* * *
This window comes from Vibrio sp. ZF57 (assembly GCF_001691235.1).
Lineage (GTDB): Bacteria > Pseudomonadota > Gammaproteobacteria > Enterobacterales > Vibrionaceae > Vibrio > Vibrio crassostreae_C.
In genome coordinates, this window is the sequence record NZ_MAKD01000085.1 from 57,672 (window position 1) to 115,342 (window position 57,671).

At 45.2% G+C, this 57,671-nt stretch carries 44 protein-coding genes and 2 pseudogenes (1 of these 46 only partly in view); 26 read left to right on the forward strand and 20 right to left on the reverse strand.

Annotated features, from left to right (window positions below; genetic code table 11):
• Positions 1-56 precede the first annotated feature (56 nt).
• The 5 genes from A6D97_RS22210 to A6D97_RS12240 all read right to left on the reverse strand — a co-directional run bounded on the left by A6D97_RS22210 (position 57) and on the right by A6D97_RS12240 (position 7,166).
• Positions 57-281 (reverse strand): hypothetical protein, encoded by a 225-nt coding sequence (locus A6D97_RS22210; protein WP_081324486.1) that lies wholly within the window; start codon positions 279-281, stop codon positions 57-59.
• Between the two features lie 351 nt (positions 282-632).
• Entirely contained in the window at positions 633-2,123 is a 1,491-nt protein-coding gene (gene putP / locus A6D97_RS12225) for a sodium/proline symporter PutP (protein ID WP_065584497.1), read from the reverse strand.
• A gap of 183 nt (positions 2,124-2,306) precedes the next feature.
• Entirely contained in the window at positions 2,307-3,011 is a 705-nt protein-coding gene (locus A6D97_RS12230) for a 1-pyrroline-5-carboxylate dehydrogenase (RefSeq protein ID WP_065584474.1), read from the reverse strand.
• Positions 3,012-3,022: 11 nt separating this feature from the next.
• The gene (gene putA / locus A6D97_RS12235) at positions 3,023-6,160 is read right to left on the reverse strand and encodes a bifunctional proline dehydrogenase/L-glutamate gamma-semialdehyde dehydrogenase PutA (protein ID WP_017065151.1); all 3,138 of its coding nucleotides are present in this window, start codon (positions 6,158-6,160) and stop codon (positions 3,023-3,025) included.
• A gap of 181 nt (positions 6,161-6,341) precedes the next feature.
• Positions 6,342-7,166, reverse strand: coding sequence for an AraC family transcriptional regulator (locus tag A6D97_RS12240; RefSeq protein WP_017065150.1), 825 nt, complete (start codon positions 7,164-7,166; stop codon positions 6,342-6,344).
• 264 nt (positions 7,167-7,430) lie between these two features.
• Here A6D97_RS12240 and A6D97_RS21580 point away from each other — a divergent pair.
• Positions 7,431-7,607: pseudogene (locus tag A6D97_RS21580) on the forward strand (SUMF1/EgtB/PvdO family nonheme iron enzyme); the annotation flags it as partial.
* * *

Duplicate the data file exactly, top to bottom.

This window comes from Vibrio sp. ZF57 (assembly GCF_001691235.1).
Lineage (GTDB): Bacteria > Pseudomonadota > Gammaproteobacteria > Enterobacterales > Vibrionaceae > Vibrio > Vibrio crassostreae_C.
In genome coordinates, this window is the sequence record NZ_MAKD01000085.1 from 57,672 (window position 1) to 115,342 (window position 57,671).

At 45.2% G+C, this 57,671-nt stretch carries 44 protein-coding genes and 2 pseudogenes (1 of these 46 only partly in view); 26 read left to right on the forward strand and 20 right to left on the reverse strand.

Annotated features, from left to right (window positions below; genetic code table 11):
• Positions 1-56 precede the first annotated feature (56 nt).
• The 5 genes from A6D97_RS22210 to A6D97_RS12240 all read right to left on the reverse strand — a co-directional run bounded on the left by A6D97_RS22210 (position 57) and on the right by A6D97_RS12240 (position 7,166).
• Positions 57-281 (reverse strand): hypothetical protein, encoded by a 225-nt coding sequence (locus A6D97_RS22210; protein WP_081324486.1) that lies wholly within the window; start codon positions 279-281, stop codon positions 57-59.
• Between the two features lie 351 nt (positions 282-632).
• Entirely contained in the window at positions 633-2,123 is a 1,491-nt protein-coding gene (gene putP / locus A6D97_RS12225) for a sodium/proline symporter PutP (protein ID WP_065584497.1), read from the reverse strand.
• A gap of 183 nt (positions 2,124-2,306) precedes the next feature.
• Entirely contained in the window at positions 2,307-3,011 is a 705-nt protein-coding gene (locus A6D97_RS12230) for a 1-pyrroline-5-carboxylate dehydrogenase (RefSeq protein ID WP_065584474.1), read from the reverse strand.
• Positions 3,012-3,022: 11 nt separating this feature from the next.
• The gene (gene putA / locus A6D97_RS12235) at positions 3,023-6,160 is read right to left on the reverse strand and encodes a bifunctional proline dehydrogenase/L-glutamate gamma-semialdehyde dehydrogenase PutA (protein ID WP_017065151.1); all 3,138 of its coding nucleotides are present in this window, start codon (positions 6,158-6,160) and stop codon (positions 3,023-3,025) included.
• A gap of 181 nt (positions 6,161-6,341) precedes the next feature.
• Positions 6,342-7,166, reverse strand: coding sequence for an AraC family transcriptional regulator (locus tag A6D97_RS12240; RefSeq protein WP_017065150.1), 825 nt, complete (start codon positions 7,164-7,166; stop codon positions 6,342-6,344).
• 264 nt (positions 7,167-7,430) lie between these two features.
• Here A6D97_RS12240 and A6D97_RS21580 point away from each other — a divergent pair.
• Positions 7,431-7,607: pseudogene (locus tag A6D97_RS21580) on the forward strand (SUMF1/EgtB/PvdO family nonheme iron enzyme); the annotation flags it as partial.